In addition, banks maintained both Bills and Gold in their portfolios, which is why they were frequently referred to as ""discount houses."" The paper form that is most similar to actual gold is a bill, which is likewise a productive asset. The discount is the difference between the current value of a bill and its due date, which is 90 days in the future.
This way, if the gas station has a surge in business and sells the 20,000 Liters early, it will have the money to pay the invoice in advance. It is obvious that the retailer and the wholesaler of gasoline can come to an arrangement; the retailer will prepay for a consideration (discount) and be prepared to place an order for a new delivery of gasoline.

However, bills have a few drawbacks. For example, exactly like a letter of credit, a bill must be reassigned in order to be used to pay another party because it is not a bearer instrument. Additionally, bills arrive in a variety of sums rather than round denominations; for example, a truck load of gasoline typically costs more like $38,672.80 than $40,000... Inconvenient when it comes to payments.

Finally, each time a bill is exchanged, the discount must be (re)calculated because the market value of the bill rises with each day that passes before maturity. This fact must be taken into consideration.

In the interest of convenience, banks started to issue bank notes; large denomination notes, bearer instruments, with round number values... and to balance their accounts, they held Gold (and Silver) in their vaults, as well as Bills in their portfolio.
Importantly, the bank's finances must balance both chronologically and in amplitude (assets must equal liabilities). Notes are fully liquid, a cash equivalent; to balance notes issued, assets held must also be cash equivalent (fully liquid) else we run into problems. Of course, Gold and Silver in the vault are cash... but Bills of Exchange in the portfolio are (almost) as good.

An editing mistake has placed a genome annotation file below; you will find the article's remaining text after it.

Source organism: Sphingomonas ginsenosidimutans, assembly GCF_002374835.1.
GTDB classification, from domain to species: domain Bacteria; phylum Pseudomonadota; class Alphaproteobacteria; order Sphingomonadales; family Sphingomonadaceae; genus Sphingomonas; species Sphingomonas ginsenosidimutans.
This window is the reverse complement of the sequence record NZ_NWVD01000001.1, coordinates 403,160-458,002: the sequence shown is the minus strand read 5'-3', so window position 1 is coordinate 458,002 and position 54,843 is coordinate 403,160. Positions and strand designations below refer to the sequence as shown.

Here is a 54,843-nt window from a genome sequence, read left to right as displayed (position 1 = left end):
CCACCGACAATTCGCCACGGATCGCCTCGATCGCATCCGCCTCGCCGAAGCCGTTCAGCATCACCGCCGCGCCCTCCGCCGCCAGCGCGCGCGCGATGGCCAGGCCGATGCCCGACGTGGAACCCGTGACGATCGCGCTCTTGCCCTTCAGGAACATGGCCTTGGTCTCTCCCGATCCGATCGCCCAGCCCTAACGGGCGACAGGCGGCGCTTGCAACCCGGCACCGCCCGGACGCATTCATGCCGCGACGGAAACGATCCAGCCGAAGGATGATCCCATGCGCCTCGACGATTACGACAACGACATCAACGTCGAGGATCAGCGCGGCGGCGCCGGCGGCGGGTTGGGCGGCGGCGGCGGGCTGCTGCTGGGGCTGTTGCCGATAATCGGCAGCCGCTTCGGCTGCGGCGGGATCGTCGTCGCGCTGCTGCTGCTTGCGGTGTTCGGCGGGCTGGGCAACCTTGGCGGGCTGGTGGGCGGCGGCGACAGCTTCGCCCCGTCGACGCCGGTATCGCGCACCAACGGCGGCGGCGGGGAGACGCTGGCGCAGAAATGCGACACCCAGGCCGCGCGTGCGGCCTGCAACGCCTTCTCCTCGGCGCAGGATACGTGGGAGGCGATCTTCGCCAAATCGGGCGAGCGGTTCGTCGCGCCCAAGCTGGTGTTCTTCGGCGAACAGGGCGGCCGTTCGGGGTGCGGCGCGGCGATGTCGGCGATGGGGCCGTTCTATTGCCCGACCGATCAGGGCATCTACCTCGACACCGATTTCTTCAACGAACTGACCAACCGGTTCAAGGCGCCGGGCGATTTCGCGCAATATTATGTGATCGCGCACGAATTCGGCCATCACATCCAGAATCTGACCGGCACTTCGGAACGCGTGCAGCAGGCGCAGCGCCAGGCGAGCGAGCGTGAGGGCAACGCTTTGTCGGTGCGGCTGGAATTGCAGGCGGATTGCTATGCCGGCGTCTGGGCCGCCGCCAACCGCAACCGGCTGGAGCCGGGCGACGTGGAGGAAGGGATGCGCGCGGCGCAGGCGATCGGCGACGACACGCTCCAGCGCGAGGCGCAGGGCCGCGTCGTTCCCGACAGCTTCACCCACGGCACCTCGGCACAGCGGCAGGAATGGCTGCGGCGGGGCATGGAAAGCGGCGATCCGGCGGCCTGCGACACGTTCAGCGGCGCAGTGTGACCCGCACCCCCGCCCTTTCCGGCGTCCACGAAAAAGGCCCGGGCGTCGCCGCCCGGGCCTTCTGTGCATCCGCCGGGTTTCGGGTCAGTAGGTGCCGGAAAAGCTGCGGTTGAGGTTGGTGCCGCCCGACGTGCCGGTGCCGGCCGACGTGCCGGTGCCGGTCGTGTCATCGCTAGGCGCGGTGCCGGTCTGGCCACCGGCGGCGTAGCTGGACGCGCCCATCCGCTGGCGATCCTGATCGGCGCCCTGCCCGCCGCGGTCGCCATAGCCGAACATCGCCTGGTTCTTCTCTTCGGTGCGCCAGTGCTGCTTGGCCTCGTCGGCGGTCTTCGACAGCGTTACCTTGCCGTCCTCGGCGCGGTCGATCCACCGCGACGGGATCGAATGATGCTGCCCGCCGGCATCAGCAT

In order to keep Bills in their portfolios, banks had to constantly buy new bills as the old ones matured into Gold coin. One hundred percent of Bills mature in not more than ninety days... so, in case of unusually large demand for Gold, the bank would simply cut down on Bill buying... and allow Gold to accumulate and meet the demand. Worst case, stop buying... or even go into the superbly liquid Bill market and sell (re-discount) some bills even before they mature. No runs on the bank!

If we only stick to the three legs, we have a stable, market driven financial system; the Classical Gold standard came close. My father used to refer to pre-WWI days, with a fond faraway look in his eyes as 'The Peaceable Days'. Under the Classical Gold Standard, the world enjoyed the most peaceful and prosperous era in Human history. Unfortunately, the camel had his Note... er nose... in the tent. Chicanery began on two fronts.

On the bank liability side, small denomination Notes were issued; these had only one real purpose, to start convincing people that paper Notes (at first redeemable in Gold) were actually as 'Good as Gold'; a bare faced lie. IOU's are not real stuff; claims on Gold are not Gold.